Long road trips are becoming an increasingly popular way to take a vacation. Before you hit the road, you should prepare your car to handle the trip, no matter where you're heading this summer! Taking certain steps helps to ensure your engine will run smoothly and your trip will go well.
Things you should do to your car before you leave
Check the condition of your spare tire
Checking the condition of your spare tire is an important step before a long trip. While a spare tire is only meant to make it for a short time, this will be an absolute must if you encounter a flat. You don’t want to be stuck waiting for a tow truck on the side of the road, for something you could have fixed yourself.
Make sure you have a tire iron and car jack
This might seem obvious, but it’s best to double check that both your tire iron and car jack are in your car and functional prior to a long trip. There’s always the chance that someone else in your household used this equipment and forgot to return it to its rightful place.
Check your tire’s pressure and tread before you leave
Checking your tires for proper tread and pressure is not only important for safety but also fuel economy. An under-inflated tire can worsen fuel economy on a long trip. Learn how to spot abnormal tire wear, so you can properly identify potential problems, before you prepare to hit the road.
It’s essential that you properly examine your tires before leaving on a long road trip. Use a quality pressure gauge on your tires and ensure they have the appropriate pressure amount. While many believe that the number on the tire is the amount they should be filled to that number is actually the maximum amount they can hold. Make sure you’re filling your car's tires to the correct amount by checking in your driver’s side door, glove compartment, or owner’s manual.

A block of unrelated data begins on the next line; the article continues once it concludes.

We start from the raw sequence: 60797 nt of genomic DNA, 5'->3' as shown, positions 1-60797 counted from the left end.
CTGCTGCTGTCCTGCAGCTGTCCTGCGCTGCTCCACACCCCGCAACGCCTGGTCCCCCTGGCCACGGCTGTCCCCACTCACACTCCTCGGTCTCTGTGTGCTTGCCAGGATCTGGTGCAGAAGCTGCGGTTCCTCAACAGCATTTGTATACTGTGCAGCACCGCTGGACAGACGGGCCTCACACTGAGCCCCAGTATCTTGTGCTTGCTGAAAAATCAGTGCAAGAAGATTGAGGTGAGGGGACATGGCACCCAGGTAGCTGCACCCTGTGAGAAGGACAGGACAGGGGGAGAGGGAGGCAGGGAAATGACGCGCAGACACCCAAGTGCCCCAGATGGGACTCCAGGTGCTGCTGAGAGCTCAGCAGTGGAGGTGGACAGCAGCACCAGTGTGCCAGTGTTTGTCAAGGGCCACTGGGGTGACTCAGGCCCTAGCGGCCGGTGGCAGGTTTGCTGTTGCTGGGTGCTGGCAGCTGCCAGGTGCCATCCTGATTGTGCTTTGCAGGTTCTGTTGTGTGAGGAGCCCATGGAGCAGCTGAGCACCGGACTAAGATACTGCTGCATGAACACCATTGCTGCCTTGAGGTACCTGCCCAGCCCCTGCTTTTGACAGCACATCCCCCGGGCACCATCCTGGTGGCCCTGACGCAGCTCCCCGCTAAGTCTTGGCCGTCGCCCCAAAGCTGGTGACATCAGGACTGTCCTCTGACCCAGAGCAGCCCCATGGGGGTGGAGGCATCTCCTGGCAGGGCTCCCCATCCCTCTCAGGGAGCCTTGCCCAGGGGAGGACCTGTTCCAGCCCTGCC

Checking tire tread is very important, especially if you’re headed out on a long journey. The quarter test will do the trick, simply hold a quarter in the tread, with the face on the quarter upside down. If George Washington’s head is covered slightly, then you should be good to go. Generally speaking, tires should be replaced between 25,000 and 50,000 miles.
If you have both summer and winter tires, make sure you have the appropriate set on your car before you leave for your road trip.
Get your scheduled oil change before you leave
If you got an oil change within a few thousand miles, you should be good to go. However, you should still check your oil to make sure everything is running smoothly. Use your car’s dipstick to assess the oil in your car, make sure it isn’t black, gritty in texture, or low.
If you’re hitting that 3,000 to 5,000-mile mark between oil changes, consider getting an oil change before you leave for your road trip. Be sure to calculate how many miles you’ll be driving on your road trip, to make sure your car won’t need an oil change while you're on the road.
You may also want to top off your oil before you go to ensure your car can go the distance. Make sure you’re using an oil that is graded for summer use, as it will perform best in your car.
Leave with a clean car
Heading out on your trip with a clean car makes hours in the car more enjoyable for you and your passengers. Doing this also gives you the chance to assess your car and notice anything abnormal before you go. Preparing a clean interior makes packing easier and relaxing on the road more enjoyable.